Saturday, August 9, 2014

Black Patti - Sissieretta Jones

Walking around my hometown of Providence, RI, I stumbled upon the sign below, erected by the Rhode Island Black Heritage Society.

It reads:
"Sissieretta Jones 'The Greatest Singer of Her Race', 1868 - 1933.

Matilda Sissieretta Joyner Jones, the Internationally celebrated soprano known as 'Black Patti', lived near this site at 7 Wheaton Street until her passing on June 24, 1933.

With 17 medals and a diamond tiara bestowed upon her, she was the highest paid performer of her race and the first African American woman to appear at Carnegie Hall. For 28 years she toured the world, singing for 75,000 at Madison Square Garden, four U. S. presidents, the German Kaiser, and the British Royalty.

She is buried at Grace Church Cemetery, Providence."

This sign is posted near where she lived, which was then called Wheaton Street. Today, this sign is on Pratt Street on the East Side of Providence, appropriately rather close to "The Music Mansion", on the corner of Meeting Street and Congdon Street.

Upon further research, I discovered that as a child, she attended one RI's historic Black churches, Pond Street Baptist Church, where her father - Jeremiah Malachi Joyner - used to preach. She was born in Portsmouth, Virginia, but her family moved to Providence, Rhode Island at a young age. She would eventually get accepted to Boston's New England Conservatory, where she performed at Boston's Music Hall to critical acclaim for an audience of 5,000 in 1887.

The next year, Ms. Jones made her New York City debut at Steinway Hall, but it was not until another NYC performance where she caught the attention of the manager of another famous singer at the time, the Italian diva Adelina Patti. With this manager, "Black Patti" toured the west Indies with the Fisk Jubilee Singers, sang for President Benjamin Harrison (and eventually for Grover Cleveland, William McKinley, and Theodore Roosevelt), and performed at the Grand Negro Jubilee at Madison Square Garden for 75,000 people. These and other successes lead to her recital at Music Hall in New York, which was later renamed Carnegie Hall. The review from this concert sealed her notoriety.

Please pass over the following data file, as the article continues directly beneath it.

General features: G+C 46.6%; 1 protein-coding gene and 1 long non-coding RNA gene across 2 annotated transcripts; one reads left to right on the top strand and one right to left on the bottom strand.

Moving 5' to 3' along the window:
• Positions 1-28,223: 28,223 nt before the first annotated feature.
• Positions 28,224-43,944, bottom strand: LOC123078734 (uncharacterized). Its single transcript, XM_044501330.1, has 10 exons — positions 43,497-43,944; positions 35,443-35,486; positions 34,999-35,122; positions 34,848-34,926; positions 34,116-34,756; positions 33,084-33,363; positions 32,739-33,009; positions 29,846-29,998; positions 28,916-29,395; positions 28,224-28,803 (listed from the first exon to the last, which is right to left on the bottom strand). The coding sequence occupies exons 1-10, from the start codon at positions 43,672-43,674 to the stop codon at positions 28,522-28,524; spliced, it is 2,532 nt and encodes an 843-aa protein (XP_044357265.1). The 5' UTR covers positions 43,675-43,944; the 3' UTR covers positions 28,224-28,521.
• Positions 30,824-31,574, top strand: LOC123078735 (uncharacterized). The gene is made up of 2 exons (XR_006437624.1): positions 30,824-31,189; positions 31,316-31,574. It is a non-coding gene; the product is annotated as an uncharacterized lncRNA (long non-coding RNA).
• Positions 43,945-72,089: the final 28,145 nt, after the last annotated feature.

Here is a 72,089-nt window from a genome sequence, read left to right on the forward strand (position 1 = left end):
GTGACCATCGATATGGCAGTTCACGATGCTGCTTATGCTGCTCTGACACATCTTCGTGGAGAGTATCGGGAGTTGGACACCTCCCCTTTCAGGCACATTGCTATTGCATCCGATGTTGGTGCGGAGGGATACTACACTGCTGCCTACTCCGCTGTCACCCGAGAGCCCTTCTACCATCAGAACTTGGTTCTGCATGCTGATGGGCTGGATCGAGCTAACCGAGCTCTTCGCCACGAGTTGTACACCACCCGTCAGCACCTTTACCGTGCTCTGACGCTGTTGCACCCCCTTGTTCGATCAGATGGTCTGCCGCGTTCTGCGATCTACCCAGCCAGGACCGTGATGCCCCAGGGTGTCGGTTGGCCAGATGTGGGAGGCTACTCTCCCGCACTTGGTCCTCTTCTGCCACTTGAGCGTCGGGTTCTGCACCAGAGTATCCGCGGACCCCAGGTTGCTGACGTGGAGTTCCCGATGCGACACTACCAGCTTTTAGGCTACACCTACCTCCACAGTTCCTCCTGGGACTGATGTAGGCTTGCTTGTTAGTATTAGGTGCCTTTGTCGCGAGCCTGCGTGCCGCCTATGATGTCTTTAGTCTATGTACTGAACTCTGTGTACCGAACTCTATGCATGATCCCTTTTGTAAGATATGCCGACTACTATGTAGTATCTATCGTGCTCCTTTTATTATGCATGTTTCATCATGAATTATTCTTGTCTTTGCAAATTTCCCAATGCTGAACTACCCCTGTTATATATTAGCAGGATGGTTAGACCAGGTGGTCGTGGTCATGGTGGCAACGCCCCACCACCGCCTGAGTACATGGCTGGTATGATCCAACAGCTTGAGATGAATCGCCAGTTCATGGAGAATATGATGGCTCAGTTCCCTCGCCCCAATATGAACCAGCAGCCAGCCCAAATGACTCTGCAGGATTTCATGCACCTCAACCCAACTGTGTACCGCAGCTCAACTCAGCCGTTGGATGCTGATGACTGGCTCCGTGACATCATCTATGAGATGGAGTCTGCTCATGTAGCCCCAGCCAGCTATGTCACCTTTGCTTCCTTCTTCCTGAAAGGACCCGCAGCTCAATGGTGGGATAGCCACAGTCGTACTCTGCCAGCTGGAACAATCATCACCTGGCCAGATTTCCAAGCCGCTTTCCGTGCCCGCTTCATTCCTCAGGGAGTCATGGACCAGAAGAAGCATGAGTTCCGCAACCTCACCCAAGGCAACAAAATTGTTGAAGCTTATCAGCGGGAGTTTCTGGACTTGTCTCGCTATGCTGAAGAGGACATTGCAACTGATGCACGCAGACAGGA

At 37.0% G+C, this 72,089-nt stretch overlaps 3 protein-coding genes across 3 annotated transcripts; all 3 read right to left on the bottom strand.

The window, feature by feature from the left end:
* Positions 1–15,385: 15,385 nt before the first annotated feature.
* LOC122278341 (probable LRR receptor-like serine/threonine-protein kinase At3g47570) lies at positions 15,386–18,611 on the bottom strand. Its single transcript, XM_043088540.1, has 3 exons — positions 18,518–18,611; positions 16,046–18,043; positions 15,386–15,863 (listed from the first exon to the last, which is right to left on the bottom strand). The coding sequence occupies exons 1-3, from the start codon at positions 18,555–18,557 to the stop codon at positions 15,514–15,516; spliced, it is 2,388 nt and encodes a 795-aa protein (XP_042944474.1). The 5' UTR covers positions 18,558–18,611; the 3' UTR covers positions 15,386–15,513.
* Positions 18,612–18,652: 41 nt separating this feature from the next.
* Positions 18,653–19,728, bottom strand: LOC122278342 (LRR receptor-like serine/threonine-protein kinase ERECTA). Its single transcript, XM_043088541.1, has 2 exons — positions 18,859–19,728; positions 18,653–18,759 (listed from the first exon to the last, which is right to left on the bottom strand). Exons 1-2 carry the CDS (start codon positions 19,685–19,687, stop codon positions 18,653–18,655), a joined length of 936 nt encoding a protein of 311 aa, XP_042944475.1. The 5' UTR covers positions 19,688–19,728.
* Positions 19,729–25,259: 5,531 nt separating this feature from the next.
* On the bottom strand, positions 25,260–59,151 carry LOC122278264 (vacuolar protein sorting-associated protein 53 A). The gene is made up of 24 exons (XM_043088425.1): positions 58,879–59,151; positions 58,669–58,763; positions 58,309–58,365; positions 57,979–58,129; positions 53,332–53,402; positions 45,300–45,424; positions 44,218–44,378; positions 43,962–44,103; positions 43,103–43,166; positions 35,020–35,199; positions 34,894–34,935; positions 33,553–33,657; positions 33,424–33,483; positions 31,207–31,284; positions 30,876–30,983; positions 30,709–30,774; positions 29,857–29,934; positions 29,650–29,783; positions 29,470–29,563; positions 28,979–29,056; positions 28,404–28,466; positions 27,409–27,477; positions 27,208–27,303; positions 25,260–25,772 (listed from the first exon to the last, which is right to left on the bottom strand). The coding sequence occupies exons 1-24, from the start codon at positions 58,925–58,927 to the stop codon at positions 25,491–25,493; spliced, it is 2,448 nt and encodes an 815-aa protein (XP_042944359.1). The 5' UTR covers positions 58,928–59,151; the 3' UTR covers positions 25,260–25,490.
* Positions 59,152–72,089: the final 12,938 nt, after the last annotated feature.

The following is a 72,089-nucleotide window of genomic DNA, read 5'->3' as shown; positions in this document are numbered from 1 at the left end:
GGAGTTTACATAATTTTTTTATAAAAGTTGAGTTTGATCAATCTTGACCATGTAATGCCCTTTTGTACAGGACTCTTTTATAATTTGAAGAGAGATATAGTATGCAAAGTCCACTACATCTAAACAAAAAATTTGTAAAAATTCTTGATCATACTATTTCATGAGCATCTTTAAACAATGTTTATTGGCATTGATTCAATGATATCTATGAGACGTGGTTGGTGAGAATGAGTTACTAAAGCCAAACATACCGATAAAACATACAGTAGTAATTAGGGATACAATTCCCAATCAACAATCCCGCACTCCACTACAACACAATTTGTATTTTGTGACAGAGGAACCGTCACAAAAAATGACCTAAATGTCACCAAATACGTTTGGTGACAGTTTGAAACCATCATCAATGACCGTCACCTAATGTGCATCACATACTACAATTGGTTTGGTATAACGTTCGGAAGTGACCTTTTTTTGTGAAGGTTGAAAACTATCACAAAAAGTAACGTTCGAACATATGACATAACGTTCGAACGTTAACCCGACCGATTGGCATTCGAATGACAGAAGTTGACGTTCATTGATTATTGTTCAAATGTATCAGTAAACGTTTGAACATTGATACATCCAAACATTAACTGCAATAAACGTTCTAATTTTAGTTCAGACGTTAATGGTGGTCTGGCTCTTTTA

Her career would end up including collaborations with the Czech composer Antonin Dvořák (teacher of H. T. Burleigh), tours across the world (including places in South America, southern Africa, Europe, and Australia), and the formation of a vaudeville troupe called The Black Patti Troubadours. Looking back on such a review from modern eyes may cause a bit of discomfort. However, the sad reality was that, despite Ms. Jones's obvious talent, the color of her skin prevented her from performing at many opera houses at the time. Despite her performance at a racially segregated (at the time) venue in Louisville, Kentucky, where Black Patti's performance was the first time a "colored performer received a bouquet" at that theater, Ms. Jones knew that she had to form this troupe to continue singing opera in the United States. The Black Patti Troubadours put on a show of incomparable grandeur, including 40 jugglers, comedians, dancers, and a chorus of 40 singers. The show would include Ms. Jones singing opera, to great acclaim.

Ms. Jones was inducted into the Rhode Island Music Hall of Fame in 2013.

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